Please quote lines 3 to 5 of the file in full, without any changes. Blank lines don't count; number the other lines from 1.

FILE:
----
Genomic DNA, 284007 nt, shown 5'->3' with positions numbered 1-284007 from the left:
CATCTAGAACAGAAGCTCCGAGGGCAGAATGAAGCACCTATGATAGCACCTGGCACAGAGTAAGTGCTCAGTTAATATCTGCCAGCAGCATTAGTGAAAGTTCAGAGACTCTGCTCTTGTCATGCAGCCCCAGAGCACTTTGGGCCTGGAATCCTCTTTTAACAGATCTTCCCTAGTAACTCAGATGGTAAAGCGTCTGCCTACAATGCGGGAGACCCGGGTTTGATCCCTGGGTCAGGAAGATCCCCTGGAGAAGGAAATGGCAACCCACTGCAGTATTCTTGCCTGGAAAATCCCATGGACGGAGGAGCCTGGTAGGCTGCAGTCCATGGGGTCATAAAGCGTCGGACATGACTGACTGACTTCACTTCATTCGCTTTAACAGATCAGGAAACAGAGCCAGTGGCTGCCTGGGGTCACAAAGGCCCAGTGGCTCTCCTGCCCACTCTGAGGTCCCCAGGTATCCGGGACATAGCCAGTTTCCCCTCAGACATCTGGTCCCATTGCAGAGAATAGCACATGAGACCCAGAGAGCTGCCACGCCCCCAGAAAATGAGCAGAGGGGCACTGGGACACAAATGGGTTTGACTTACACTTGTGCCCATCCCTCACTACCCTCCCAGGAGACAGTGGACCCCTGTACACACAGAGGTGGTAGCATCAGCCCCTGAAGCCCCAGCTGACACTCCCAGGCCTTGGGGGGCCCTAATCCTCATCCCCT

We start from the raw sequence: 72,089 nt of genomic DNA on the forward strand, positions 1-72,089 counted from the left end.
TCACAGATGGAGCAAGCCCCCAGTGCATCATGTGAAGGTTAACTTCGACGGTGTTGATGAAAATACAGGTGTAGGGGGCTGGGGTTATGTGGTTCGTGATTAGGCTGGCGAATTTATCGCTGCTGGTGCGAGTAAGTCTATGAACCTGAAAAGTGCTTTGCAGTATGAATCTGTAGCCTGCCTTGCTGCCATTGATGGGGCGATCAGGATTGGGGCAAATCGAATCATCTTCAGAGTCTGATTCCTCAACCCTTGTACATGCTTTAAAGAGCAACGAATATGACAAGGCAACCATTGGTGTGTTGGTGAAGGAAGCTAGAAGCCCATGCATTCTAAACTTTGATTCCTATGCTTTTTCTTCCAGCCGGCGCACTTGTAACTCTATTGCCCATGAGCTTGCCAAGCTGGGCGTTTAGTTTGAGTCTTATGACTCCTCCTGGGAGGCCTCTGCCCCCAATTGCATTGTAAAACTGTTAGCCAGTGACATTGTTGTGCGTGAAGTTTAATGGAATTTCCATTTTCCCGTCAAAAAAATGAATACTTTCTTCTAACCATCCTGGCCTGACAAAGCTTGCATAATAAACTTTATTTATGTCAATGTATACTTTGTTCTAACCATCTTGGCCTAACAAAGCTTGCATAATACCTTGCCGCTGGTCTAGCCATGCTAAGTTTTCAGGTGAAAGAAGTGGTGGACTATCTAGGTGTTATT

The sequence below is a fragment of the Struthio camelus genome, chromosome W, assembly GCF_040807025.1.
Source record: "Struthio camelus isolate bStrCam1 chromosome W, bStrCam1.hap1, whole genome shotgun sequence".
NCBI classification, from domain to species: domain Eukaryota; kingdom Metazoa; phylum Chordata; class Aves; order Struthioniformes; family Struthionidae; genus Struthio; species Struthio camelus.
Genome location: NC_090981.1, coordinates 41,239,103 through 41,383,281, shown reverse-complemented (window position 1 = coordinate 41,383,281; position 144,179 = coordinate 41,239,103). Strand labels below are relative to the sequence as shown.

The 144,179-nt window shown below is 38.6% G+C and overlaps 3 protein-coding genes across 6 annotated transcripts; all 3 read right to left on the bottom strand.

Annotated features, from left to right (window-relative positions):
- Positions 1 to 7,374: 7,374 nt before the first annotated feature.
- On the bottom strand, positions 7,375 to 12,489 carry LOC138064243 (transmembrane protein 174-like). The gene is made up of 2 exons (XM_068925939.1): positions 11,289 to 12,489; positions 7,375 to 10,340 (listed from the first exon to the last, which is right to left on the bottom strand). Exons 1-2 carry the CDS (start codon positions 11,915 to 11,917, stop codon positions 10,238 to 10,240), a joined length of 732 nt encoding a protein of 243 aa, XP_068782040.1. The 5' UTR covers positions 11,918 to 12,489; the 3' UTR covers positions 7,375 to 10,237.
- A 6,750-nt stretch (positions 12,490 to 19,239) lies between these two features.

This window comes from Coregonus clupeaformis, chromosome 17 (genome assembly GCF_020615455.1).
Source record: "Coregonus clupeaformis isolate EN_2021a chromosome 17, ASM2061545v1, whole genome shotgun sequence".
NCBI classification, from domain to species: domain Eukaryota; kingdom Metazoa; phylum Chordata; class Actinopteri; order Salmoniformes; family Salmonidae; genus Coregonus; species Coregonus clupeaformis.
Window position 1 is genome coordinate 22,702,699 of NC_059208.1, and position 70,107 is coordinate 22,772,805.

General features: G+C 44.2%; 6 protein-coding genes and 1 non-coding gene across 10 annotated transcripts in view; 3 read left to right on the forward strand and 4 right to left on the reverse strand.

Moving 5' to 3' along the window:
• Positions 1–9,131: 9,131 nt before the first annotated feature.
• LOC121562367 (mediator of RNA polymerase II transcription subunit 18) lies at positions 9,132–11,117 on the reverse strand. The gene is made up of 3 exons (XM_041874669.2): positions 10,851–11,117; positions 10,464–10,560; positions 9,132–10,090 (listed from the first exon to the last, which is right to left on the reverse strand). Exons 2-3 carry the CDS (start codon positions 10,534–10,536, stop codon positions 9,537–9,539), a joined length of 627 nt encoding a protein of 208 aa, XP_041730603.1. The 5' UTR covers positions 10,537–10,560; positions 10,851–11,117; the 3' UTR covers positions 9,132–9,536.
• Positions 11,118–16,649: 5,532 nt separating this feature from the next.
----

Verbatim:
We start from the raw sequence: 72,089 nt of genomic DNA on the forward strand, positions 1-72,089 counted from the left end.
TCACAGATGGAGCAAGCCCCCAGTGCATCATGTGAAGGTTAACTTCGACGGTGTTGATGAAAATACAGGTGTAGGGGGCTGGGGTTATGTGGTTCGTGATTAGGCTGGCGAATTTATCGCTGCTGGTGCGAGTAAGTCTATGAACCTGAAAAGTGCTTTGCAGTATGAATCTGTAGCCTGCCTTGCTGCCATTGATGGGGCGATCAGGATTGGGGCAAATCGAATCATCTTCAGAGTCTGATTCCTCAACCCTTGTACATGCTTTAAAGAGCAACGAATATGACAAGGCAACCATTGGTGTGTTGGTGAAGGAAGCTAGAAGCCCATGCATTCTAAACTTTGATTCCTATGCTTTTTCTTCCAGCCGGCGCACTTGTAACTCTATTGCCCATGAGCTTGCCAAGCTGGGCGTTTAGTTTGAGTCTTATGACTCCTCCTGGGAGGCCTCTGCCCCCAATTGCATTGTAAAACTGTTAGCCAGTGACATTGTTGTGCGTGAAGTTTAATGGAATTTCCATTTTCCCGTCAAAAAAATGAATACTTTCTTCTAACCATCCTGGCCTGACAAAGCTTGCATAATAAACTTTATTTATGTCAATGTATACTTTGTTCTAACCATCTTGGCCTAACAAAGCTTGCATAATACCTTGCCGCTGGTCTAGCCATGCTAAGTTTTCAGGTGAAAGAAGTGGTGGACTATCTAGGTGTTATT

The sequence below is a fragment of the Struthio camelus genome, chromosome W, assembly GCF_040807025.1.